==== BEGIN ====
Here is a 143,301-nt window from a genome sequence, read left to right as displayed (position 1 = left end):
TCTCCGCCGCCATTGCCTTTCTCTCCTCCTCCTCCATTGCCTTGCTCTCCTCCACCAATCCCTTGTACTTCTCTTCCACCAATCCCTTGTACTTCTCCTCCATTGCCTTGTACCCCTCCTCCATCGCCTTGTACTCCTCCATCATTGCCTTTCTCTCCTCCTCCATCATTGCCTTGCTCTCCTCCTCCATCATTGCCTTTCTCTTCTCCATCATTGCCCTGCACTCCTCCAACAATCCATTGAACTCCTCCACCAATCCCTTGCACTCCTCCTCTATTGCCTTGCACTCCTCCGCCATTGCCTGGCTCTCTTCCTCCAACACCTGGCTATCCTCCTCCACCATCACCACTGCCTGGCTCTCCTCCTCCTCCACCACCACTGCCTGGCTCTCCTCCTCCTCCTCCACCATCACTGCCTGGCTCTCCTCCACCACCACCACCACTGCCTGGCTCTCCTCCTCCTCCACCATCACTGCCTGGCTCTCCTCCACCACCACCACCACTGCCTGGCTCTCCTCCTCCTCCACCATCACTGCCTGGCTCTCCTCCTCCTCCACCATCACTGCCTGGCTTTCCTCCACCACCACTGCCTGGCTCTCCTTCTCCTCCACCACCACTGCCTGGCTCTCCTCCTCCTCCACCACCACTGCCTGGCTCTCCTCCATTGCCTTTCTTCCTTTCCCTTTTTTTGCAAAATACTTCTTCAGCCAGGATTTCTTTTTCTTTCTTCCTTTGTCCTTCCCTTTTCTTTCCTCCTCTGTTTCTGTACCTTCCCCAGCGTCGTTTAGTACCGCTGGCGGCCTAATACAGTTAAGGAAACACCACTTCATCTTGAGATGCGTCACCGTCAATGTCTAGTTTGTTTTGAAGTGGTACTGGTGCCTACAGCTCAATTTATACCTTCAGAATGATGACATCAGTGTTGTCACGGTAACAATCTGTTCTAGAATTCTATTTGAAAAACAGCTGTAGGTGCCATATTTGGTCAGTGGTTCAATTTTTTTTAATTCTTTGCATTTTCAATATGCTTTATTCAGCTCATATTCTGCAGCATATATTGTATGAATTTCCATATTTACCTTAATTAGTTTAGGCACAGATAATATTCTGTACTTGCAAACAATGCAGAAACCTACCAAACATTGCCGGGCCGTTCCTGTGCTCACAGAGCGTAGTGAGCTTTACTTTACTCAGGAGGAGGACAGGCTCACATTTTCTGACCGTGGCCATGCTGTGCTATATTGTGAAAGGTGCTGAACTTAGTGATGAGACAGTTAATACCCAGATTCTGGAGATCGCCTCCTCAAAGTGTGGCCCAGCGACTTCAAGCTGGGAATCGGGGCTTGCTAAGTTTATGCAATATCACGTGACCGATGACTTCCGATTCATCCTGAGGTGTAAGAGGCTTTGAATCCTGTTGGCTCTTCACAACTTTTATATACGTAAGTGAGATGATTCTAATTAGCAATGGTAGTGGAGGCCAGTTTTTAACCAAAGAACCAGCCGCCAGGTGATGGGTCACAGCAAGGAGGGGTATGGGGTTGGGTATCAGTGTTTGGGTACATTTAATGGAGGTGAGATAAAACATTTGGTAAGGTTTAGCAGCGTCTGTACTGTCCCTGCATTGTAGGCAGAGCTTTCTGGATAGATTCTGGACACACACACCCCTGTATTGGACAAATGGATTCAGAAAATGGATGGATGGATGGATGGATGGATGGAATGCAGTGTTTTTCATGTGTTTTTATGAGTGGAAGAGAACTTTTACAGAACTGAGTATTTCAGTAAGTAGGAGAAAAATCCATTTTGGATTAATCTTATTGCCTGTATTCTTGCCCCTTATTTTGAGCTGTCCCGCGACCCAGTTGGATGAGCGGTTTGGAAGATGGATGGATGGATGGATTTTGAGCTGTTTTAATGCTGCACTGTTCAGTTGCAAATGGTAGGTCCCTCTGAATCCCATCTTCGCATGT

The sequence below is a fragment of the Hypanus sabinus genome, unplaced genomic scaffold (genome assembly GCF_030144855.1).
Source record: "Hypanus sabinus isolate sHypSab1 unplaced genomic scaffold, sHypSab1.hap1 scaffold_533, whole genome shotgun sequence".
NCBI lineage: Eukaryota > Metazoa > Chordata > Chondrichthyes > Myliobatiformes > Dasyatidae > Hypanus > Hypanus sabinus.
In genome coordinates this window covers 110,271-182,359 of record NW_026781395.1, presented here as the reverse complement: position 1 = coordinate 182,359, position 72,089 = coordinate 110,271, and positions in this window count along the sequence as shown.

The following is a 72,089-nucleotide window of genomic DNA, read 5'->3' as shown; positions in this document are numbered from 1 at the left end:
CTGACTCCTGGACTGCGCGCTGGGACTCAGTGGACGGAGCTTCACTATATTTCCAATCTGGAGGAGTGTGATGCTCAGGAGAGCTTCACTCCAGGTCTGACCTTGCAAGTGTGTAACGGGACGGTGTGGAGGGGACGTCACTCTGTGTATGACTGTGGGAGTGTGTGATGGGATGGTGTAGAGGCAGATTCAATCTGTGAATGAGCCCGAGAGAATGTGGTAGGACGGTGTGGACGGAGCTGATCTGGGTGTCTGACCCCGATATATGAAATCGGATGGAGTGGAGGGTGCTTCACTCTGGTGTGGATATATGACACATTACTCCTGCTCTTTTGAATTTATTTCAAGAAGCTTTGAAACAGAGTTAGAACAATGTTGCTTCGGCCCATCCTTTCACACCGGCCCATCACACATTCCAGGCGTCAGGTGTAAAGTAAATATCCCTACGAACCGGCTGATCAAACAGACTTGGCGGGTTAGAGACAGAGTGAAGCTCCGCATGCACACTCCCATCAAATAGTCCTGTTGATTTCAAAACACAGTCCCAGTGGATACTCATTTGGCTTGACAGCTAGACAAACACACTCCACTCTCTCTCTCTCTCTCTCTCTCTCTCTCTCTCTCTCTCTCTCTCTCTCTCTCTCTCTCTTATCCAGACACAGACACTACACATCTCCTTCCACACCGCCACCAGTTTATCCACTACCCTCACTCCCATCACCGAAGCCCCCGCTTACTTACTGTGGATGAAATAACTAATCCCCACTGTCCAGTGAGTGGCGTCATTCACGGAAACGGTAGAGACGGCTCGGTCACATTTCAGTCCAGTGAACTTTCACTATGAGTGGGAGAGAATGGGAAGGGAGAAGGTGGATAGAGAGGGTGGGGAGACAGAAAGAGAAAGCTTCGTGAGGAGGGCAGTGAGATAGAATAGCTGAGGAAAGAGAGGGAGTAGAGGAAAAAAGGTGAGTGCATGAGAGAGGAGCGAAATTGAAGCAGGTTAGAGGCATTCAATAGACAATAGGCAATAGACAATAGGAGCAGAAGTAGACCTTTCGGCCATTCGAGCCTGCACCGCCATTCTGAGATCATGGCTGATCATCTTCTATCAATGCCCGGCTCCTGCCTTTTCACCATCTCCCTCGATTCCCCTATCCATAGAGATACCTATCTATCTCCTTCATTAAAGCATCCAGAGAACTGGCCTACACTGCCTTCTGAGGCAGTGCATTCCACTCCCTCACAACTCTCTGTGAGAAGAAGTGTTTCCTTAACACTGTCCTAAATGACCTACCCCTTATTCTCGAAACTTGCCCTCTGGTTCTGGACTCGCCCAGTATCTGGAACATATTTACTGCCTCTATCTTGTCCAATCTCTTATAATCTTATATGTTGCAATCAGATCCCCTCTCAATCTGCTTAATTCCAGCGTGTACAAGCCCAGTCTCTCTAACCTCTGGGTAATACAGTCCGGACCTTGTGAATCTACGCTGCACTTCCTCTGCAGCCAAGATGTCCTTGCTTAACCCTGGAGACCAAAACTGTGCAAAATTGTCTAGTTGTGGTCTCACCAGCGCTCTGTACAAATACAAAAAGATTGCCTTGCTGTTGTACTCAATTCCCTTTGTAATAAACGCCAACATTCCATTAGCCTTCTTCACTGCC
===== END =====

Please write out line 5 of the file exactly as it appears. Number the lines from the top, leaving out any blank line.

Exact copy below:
NCBI lineage: Eukaryota > Metazoa > Chordata > Chondrichthyes > Myliobatiformes > Dasyatidae > Hypanus > Hypanus sabinus.